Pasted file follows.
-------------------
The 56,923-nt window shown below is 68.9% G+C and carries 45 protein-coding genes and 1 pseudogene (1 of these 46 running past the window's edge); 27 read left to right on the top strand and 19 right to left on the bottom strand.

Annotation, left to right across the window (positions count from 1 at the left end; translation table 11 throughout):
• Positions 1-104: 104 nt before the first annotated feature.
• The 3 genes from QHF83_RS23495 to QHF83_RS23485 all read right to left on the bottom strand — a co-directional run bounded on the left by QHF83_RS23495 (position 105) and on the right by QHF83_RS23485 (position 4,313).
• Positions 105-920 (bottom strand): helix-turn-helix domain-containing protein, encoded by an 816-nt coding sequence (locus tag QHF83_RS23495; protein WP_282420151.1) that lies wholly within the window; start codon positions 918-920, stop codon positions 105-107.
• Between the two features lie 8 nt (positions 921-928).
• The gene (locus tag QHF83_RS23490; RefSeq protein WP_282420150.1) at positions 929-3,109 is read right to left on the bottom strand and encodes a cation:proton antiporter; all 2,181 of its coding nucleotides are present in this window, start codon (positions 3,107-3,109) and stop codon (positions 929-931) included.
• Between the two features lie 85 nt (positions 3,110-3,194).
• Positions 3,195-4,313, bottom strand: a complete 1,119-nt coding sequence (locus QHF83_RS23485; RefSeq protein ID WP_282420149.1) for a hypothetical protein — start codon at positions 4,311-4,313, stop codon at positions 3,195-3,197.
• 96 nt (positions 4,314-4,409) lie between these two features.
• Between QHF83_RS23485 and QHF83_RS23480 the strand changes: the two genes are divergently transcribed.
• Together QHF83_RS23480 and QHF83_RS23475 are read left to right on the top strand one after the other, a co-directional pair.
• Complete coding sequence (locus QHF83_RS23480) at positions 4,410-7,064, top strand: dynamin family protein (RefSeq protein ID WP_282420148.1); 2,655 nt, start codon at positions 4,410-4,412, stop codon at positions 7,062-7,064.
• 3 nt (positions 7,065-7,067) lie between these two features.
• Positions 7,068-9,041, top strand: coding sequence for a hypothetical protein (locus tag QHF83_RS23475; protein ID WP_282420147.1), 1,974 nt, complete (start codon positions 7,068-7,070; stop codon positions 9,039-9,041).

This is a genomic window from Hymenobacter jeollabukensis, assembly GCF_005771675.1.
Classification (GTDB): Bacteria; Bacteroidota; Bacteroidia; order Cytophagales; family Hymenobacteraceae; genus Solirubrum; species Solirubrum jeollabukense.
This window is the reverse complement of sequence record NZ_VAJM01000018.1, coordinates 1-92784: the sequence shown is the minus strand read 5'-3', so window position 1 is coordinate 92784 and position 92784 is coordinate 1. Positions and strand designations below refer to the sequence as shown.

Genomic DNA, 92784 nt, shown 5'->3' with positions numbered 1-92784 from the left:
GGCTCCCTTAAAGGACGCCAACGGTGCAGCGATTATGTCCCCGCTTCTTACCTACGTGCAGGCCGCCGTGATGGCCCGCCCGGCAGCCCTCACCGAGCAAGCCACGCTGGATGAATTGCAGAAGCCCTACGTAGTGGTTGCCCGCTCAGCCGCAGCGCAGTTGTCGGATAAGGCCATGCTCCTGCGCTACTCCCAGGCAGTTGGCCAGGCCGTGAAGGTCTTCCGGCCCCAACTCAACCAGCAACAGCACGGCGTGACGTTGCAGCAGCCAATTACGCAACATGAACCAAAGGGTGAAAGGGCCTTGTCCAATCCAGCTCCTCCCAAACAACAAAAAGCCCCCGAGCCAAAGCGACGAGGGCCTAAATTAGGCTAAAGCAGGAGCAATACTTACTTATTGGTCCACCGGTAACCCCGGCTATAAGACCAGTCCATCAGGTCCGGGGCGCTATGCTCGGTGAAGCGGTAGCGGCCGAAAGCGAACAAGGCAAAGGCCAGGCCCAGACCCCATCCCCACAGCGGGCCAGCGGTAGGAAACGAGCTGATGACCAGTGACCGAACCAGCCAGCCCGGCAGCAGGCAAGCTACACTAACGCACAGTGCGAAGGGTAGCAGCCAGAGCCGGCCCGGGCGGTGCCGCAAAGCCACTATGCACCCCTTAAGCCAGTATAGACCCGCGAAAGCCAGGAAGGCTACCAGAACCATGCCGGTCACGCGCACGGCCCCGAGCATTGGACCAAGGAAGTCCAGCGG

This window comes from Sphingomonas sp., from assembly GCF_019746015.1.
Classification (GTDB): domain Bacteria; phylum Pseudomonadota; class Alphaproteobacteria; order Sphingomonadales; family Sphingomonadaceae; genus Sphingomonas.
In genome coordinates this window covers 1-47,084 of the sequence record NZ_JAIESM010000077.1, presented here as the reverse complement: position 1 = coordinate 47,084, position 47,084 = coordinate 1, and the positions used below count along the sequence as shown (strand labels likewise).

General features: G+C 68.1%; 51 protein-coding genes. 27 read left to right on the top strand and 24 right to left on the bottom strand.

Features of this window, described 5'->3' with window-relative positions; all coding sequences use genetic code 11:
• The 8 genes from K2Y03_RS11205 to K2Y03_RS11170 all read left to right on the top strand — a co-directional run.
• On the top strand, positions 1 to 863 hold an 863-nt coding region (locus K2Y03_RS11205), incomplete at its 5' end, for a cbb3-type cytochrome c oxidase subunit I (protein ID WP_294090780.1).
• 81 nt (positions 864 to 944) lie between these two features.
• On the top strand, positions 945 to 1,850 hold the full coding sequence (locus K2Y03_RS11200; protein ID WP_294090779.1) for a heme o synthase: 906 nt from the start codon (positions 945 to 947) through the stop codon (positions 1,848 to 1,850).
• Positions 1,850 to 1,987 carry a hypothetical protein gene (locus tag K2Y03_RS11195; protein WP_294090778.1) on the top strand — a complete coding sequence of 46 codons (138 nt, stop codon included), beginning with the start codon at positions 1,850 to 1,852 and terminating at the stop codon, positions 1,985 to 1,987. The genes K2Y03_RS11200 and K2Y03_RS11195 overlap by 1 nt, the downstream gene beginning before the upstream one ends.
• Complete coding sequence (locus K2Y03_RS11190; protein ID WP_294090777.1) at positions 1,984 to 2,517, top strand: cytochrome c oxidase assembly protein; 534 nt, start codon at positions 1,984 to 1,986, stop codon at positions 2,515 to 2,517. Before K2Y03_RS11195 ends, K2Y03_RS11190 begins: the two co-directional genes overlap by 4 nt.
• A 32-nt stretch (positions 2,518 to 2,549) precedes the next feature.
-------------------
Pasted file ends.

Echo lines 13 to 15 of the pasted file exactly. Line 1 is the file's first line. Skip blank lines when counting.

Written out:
• Complete coding sequence (locus QHF83_RS23480) at positions 4,410-7,064, top strand: dynamin family protein (RefSeq protein ID WP_282420148.1); 2,655 nt, start codon at positions 4,410-4,412, stop codon at positions 7,062-7,064.
• 3 nt (positions 7,065-7,067) lie between these two features.
• Positions 7,068-9,041, top strand: coding sequence for a hypothetical protein (locus tag QHF83_RS23475; protein ID WP_282420147.1), 1,974 nt, complete (start codon positions 7,068-7,070; stop codon positions 9,039-9,041).